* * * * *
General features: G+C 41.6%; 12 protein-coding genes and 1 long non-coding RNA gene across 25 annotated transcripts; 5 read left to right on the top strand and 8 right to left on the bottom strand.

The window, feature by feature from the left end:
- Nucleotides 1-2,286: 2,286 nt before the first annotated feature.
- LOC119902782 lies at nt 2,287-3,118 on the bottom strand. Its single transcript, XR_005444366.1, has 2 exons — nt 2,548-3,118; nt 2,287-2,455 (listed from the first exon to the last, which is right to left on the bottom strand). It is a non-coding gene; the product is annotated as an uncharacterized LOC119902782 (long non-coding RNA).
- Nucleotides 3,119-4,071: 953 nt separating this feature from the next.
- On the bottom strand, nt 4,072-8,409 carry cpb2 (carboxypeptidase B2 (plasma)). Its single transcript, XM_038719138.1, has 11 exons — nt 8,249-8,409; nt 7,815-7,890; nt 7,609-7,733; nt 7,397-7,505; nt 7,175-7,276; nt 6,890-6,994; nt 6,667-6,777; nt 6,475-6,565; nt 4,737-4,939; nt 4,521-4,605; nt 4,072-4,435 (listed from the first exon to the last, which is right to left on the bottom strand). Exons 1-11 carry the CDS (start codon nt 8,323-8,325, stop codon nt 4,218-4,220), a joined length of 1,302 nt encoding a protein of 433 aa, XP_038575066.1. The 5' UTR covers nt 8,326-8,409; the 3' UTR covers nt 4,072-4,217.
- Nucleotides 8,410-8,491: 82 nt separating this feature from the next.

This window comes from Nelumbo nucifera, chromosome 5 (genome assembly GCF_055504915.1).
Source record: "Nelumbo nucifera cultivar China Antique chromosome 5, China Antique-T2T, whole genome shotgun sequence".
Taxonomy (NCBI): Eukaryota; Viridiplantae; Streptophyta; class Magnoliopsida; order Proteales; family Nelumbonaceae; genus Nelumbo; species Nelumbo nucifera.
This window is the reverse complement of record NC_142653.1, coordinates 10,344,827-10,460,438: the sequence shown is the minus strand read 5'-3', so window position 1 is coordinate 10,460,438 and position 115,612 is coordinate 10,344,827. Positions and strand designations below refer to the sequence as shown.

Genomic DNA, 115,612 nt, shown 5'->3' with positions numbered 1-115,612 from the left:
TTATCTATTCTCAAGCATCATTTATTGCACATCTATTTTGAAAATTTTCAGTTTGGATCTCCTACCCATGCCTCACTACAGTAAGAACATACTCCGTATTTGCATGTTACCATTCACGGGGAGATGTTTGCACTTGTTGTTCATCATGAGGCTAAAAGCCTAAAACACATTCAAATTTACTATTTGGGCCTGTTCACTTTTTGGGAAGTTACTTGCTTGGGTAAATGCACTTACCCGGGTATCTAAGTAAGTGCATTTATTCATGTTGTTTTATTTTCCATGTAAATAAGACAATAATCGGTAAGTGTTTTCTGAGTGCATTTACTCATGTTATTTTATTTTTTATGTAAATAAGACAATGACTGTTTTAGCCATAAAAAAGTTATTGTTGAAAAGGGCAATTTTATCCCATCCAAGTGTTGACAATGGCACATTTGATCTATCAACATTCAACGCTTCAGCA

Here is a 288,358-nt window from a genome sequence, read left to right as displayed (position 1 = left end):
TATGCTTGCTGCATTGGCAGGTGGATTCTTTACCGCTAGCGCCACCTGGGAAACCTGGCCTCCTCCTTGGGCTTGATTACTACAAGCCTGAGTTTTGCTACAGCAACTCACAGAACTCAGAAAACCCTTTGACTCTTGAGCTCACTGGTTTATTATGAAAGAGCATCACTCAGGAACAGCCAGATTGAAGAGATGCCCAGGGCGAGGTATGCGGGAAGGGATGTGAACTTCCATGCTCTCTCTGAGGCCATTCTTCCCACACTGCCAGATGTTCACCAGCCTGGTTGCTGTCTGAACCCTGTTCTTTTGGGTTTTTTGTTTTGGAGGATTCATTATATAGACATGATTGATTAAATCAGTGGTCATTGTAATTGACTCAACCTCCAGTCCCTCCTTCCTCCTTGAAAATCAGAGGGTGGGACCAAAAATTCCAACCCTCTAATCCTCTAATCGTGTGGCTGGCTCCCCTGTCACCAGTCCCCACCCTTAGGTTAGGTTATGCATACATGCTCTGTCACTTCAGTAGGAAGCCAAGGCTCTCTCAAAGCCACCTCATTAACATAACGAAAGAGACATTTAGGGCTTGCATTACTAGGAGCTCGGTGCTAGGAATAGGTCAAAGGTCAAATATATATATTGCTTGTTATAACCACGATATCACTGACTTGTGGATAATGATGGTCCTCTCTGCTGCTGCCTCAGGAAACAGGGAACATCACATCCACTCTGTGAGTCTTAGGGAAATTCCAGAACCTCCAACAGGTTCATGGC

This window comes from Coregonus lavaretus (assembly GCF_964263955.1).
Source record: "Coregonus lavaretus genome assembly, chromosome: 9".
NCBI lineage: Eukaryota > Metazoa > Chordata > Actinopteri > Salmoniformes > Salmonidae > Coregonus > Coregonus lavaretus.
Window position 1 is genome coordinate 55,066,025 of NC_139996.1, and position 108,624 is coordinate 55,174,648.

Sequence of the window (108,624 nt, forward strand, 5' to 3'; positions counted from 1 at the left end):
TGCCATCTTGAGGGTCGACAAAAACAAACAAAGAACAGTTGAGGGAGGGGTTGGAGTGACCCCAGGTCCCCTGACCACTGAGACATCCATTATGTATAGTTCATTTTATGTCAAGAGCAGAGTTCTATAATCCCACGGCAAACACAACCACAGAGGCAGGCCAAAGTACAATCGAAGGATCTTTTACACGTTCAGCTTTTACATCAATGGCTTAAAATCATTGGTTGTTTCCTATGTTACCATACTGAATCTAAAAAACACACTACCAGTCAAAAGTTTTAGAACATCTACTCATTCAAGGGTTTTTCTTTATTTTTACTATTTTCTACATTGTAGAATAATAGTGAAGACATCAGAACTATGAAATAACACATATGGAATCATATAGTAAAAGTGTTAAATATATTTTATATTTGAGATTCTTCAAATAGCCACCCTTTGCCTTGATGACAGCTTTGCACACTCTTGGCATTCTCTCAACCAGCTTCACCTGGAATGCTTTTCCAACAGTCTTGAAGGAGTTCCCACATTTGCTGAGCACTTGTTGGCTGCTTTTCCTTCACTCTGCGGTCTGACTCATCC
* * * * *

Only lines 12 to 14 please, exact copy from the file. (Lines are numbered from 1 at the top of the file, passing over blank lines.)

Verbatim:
Genomic DNA, 115,612 nt, shown 5'->3' with positions numbered 1-115,612 from the left:
TTATCTATTCTCAAGCATCATTTATTGCACATCTATTTTGAAAATTTTCAGTTTGGATCTCCTACCCATGCCTCACTACAGTAAGAACATACTCCGTATTTGCATGTTACCATTCACGGGGAGATGTTTGCACTTGTTGTTCATCATGAGGCTAAAAGCCTAAAACACATTCAAATTTACTATTTGGGCCTGTTCACTTTTTGGGAAGTTACTTGCTTGGGTAAATGCACTTACCCGGGTATCTAAGTAAGTGCATTTATTCATGTTGTTTTATTTTCCATGTAAATAAGACAATAATCGGTAAGTGTTTTCTGAGTGCATTTACTCATGTTATTTTATTTTTTATGTAAATAAGACAATGACTGTTTTAGCCATAAAAAAGTTATTGTTGAAAAGGGCAATTTTATCCCATCCAAGTGTTGACAATGGCACATTTGATCTATCAACATTCAACGCTTCAGCA

Here is a 288,358-nt window from a genome sequence, read left to right as displayed (position 1 = left end):